Page last updated at 15:21 GMT, Thursday, 4 December 2008

Pakistan's dilemma as pressure mounts

By Jonathan Marcus
BBC diplomatic correspondent

People in Mumbai shout anti-Pakistani slogans at a protest near the Taj Mahal hotel, 3 December 2008
Protesters in Mumbai have chanted anti-Pakistan slogans

India seems to be carefully building a public case to show that the perpetrators of the attacks in Mumbai were trained in and sent on their mission from Pakistan.

Indeed, as far as India is concerned the ball is now firmly in Pakistan's court.

India asserts that Pakistan harbours groups that have carried out attacks against Indian targets on a number of occasions seemingly with impunity: the time has come, they believe, for the authorities in Islamabad to act against them.

There are growing fears that if Pakistan's government does not act, then some kind of Indian military action - possibly against militant training camps - may follow.

That is why US Secretary of State Condoleezza Rice went hotfoot to the region, cutting short a trip to Europe.

Risk of stand-off

Her clear purpose in coming to India was to show solidarity and to urge restraint.

But in a message clearly aimed at Pakistan she said that there was "urgency in bringing the perpetrators to justice" and that there was urgency too, to "disrupt and prevent further attacks".

The stakes are high. The Indian authorities are under strong public pressure to act after the terrible events in Mumbai.

By acceding to Indian pressure Pakistan might risk deeper civil strife at home

Pakistan's government - ostensibly one that hoped to chart a new course with its more powerful neighbour - is between a rock and a hard place.

Pressure is mounting from India for Pakistan to take action itself against the militants that may have been involved in the Mumbai attacks.

But the authorities in Islamabad may doubt the capacity of their own security forces to carry out such orders.

And by giving in to Indian pressure Pakistan might risk deeper civil strife at home.

Overt Indian military action might provoke a new stand-off between these two nuclear-armed countries.

Comprehensive approach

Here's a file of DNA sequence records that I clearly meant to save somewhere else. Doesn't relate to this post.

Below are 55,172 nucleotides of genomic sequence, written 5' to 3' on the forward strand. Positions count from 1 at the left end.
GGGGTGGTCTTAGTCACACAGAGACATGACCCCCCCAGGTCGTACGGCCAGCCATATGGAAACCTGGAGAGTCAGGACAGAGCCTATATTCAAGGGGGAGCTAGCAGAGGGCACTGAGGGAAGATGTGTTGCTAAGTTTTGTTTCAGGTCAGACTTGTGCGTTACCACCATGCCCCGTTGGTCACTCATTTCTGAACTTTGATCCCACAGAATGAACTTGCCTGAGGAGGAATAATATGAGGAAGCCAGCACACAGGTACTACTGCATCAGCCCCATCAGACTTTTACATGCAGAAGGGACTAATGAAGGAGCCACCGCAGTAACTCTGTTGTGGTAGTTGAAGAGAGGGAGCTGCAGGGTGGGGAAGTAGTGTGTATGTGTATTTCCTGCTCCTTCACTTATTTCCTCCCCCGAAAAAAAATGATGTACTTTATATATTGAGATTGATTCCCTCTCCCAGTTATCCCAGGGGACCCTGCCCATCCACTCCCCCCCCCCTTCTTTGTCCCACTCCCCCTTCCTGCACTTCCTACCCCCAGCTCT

The head of Pakistan's army, Gen Ashfaq Kayani, has sought to calm tensions: a statement issued after a meeting of senior commanders said they "hoped that peace and stability in the region would be maintained".

Ms Rice has said that she has found Pakistan's leaders to be "focused and committed" to helping India probe the attacks.

Condoleezza Rice in Rawalpindi, Pakistan, 4 December 2008
Condoleezza Rice has been trying to defuse tensions

India and Pakistan have fought three wars since 1947 and came very close to a renewed conflict after extremists attacked the Indian parliament in December 2001.

Indian military strikes would do nothing for Pakistan's stability, which remains an ever-shakier cornerstone of US and Western efforts to win the war in Afghanistan.

Barack Obama's administration will be watching developments closely.

The US president-elect has taken the view that all of the region's problems are inextricably bound up.

Pakistan cannot devote sufficient attention to dealing with domestic extremists along with Taleban and al-Qaeda sympathisers in its border region with Afghanistan unless the historic tensions with India are resolved.

This, US experts believe, means that the long-standing Kashmir problem will have to be tackled.

This comprehensive approach, it must be said, is not necessarily shared by the Indians.

But the horrors in Mumbai will only have confirmed the incoming Obama administration in their belief that this is the best way to move ahead.

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